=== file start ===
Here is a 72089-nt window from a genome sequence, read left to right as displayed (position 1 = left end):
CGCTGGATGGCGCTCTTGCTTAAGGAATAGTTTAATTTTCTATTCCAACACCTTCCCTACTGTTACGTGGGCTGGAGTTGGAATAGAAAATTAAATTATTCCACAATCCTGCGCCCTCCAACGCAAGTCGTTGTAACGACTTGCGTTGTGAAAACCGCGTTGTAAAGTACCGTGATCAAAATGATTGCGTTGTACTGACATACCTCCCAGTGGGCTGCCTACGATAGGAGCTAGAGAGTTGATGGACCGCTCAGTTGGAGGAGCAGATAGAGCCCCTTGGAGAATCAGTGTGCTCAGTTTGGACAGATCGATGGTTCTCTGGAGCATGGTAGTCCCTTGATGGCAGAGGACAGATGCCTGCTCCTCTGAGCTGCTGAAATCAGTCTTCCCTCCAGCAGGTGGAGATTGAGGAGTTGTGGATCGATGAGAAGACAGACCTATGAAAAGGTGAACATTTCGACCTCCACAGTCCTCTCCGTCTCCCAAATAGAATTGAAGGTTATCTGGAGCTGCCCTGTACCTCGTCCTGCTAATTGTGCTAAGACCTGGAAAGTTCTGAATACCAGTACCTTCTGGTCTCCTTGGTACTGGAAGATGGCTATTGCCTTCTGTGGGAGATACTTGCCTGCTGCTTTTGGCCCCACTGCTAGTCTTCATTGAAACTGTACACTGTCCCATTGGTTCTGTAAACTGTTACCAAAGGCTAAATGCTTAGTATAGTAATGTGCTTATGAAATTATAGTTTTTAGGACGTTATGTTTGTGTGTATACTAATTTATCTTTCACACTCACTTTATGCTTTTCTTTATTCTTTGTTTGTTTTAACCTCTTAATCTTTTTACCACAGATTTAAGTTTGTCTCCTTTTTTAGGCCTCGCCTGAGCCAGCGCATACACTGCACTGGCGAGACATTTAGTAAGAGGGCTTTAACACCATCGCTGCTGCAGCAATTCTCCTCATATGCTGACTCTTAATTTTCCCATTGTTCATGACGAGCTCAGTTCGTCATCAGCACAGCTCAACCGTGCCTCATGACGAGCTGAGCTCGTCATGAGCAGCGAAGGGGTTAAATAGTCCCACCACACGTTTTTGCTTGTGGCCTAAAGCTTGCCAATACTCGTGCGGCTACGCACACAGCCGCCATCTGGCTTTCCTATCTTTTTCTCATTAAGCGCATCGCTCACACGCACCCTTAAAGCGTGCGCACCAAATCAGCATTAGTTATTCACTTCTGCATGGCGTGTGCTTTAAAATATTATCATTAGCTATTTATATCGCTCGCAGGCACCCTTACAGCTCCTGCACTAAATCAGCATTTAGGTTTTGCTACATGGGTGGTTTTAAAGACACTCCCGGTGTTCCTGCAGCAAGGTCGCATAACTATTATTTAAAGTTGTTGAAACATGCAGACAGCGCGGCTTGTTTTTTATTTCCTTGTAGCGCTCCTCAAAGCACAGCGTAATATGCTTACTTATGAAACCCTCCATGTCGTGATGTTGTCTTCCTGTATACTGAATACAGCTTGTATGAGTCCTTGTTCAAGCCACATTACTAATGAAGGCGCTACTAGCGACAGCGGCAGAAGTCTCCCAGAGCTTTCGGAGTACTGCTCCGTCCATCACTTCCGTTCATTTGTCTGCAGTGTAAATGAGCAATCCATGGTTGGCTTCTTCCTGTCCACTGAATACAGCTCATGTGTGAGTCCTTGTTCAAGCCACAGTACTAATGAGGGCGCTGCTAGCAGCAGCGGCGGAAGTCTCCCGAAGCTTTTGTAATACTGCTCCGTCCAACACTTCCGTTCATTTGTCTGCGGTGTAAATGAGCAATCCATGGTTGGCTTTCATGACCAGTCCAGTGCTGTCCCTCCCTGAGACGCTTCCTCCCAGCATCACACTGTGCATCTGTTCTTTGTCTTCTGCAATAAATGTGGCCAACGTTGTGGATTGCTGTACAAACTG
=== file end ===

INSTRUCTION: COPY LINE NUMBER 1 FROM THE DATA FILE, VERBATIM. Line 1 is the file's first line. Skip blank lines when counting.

Here is a 72089-nt window from a genome sequence, read left to right as displayed (position 1 = left end):